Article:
or not;" for she had read several nice little
     stories about children who had got burnt,
     and eaten up by wild beasts, and other
     unpleasant things, all because they <i>would</i>
     not remember the simple rules their friends
     had taught them: such as, that a red-hot
     poker will burn you if you hold it too
     long; and that, if you cut your finger <i>very</i>
     deeply with a knife, it usually bleeds; and
     she had never forgotten that, if you drink
     much from a bottle marked "poison," it is
     almost certain to disagree with you, sooner
     or later.</p>

     <p>However, this bottle was <i>not</i> marked
     "poison," so Alice ventured to taste it, and
     finding it very nice (it had, in fact, a sort of
     mixed flavour of cherry-tart, custard, pineapple,
     roast turkey, coffee, and hot buttered
     toast,) she very soon finished it off.</p>

     <p>"What a curious feeling!" said Alice.
     "I must be shutting up like a telescope."</p>

     <p>And so it was indeed: she was now only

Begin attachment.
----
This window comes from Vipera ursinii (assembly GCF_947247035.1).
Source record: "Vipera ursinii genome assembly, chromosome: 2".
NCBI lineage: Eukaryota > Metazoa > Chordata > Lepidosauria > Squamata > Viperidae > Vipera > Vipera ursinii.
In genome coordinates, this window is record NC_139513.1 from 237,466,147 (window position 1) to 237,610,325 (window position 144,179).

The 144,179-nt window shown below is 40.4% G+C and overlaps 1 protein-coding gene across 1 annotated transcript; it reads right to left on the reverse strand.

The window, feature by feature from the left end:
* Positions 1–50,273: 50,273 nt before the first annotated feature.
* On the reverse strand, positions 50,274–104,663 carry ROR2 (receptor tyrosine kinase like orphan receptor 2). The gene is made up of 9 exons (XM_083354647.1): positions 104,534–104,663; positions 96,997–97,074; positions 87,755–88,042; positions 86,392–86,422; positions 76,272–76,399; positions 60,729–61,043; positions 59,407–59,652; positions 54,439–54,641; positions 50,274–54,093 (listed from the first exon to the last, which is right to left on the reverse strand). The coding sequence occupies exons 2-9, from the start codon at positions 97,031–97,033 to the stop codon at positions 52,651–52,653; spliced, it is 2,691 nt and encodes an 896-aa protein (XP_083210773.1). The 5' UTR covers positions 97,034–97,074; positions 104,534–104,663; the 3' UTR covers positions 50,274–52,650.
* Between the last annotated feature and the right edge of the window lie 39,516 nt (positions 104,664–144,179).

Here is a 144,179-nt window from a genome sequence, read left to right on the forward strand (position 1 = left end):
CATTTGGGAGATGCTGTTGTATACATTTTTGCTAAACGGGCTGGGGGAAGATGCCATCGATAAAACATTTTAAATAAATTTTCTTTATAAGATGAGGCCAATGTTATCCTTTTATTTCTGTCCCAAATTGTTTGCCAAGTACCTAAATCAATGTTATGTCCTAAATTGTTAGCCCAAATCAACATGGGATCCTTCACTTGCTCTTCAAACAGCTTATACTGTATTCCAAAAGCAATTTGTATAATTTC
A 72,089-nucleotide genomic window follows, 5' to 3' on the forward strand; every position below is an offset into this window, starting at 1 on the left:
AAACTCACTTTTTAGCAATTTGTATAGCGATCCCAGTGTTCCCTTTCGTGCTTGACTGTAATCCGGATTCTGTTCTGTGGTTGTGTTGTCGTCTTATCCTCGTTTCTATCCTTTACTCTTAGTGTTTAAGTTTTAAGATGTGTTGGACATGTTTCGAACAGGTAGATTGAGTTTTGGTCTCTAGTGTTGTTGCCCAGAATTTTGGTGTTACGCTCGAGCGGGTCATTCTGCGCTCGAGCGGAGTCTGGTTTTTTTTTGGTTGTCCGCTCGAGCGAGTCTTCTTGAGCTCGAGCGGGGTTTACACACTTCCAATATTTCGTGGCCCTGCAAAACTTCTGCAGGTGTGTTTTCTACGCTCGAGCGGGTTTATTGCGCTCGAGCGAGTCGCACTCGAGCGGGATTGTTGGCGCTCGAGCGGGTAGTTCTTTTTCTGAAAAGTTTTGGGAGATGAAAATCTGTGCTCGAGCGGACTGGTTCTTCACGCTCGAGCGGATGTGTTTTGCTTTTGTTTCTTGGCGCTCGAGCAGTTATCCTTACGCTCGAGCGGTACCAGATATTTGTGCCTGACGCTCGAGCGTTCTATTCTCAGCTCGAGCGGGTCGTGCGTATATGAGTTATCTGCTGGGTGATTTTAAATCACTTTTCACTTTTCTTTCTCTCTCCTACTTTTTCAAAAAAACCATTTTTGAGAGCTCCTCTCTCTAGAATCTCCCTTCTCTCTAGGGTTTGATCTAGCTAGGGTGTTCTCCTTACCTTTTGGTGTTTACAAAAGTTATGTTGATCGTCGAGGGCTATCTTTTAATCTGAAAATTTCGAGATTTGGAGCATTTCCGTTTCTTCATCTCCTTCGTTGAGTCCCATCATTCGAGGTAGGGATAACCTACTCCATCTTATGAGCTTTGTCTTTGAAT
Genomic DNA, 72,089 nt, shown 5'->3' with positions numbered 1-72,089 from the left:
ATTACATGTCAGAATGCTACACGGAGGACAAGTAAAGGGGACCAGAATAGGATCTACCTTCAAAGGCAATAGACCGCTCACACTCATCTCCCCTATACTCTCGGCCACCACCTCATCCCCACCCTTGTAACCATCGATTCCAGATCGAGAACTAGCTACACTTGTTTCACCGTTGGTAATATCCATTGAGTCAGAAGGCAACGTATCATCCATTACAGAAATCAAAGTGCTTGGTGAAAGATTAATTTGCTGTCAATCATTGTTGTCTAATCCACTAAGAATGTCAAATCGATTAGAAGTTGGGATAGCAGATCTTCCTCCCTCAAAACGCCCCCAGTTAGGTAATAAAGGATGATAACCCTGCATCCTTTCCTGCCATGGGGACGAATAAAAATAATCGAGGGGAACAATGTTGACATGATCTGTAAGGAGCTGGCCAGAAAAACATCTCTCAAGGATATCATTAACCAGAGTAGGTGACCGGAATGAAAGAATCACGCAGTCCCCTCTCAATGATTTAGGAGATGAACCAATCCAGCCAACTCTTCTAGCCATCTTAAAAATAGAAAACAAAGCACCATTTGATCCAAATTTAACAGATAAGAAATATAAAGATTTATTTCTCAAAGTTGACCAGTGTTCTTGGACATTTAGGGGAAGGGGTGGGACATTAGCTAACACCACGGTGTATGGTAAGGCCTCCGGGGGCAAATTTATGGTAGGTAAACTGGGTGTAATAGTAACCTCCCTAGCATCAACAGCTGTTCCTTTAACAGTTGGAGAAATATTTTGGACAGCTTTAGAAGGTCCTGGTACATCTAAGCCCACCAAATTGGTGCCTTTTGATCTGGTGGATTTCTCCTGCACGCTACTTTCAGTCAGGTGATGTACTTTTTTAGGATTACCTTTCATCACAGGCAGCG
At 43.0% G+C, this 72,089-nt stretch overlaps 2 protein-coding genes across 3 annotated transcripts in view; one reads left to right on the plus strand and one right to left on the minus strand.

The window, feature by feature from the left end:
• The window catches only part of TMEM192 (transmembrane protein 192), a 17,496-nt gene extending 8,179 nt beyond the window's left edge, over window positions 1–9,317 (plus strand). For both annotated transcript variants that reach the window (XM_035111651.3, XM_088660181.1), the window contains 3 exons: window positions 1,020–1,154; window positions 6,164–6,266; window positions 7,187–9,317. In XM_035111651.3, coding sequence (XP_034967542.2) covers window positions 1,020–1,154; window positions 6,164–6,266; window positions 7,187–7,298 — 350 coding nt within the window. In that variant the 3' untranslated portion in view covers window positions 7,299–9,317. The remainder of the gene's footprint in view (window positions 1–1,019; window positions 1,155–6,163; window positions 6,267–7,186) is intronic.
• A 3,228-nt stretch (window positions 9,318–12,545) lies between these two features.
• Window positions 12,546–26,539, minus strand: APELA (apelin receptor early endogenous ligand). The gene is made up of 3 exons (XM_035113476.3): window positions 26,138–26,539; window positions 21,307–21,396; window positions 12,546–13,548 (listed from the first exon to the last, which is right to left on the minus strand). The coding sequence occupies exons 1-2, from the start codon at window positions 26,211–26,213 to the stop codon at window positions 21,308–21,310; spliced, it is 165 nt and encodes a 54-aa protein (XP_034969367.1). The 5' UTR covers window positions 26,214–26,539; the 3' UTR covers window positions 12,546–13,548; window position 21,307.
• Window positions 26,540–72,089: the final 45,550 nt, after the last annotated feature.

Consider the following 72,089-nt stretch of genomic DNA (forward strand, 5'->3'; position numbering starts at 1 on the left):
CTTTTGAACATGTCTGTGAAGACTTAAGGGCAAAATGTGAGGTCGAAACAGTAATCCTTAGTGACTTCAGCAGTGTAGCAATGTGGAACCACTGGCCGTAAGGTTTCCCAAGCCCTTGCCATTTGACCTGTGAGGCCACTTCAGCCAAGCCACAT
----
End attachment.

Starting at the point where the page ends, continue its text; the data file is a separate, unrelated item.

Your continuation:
ten inches high, and her face brightened up
     at the thought that she was now the right
     size for going through that little door into
     that lovely garden. First, however, she
     waited for a few minutes to see if she was
     going to shrink any further: she felt a little
     nervous about this: "for it might end, you
     know," said Alice to herself, "in my going
     out altogether, like a candle. I wonder what
     I should be like then?" And she tried to
     fancy what the flame of a candle looks like
     after the candle is blown out, for she could
     not remember ever having seen such a thing.</p>

     <p>After a while, finding that nothing more
     happened, she decided on going into the
     garden at once; but, alas for poor Alice!
     when she got to the door, she found she had
     forgotten the little golden key, and when
     she went back to the table for it, she found
     she could not possibly reach it: she could
     see it quite plainly through the glass, and
     she tried her best to climb up one of the legs
     of the table, but it was too slippery; and when
     she had tired herself out with trying, the
     poor little thing sat down and cried.</p>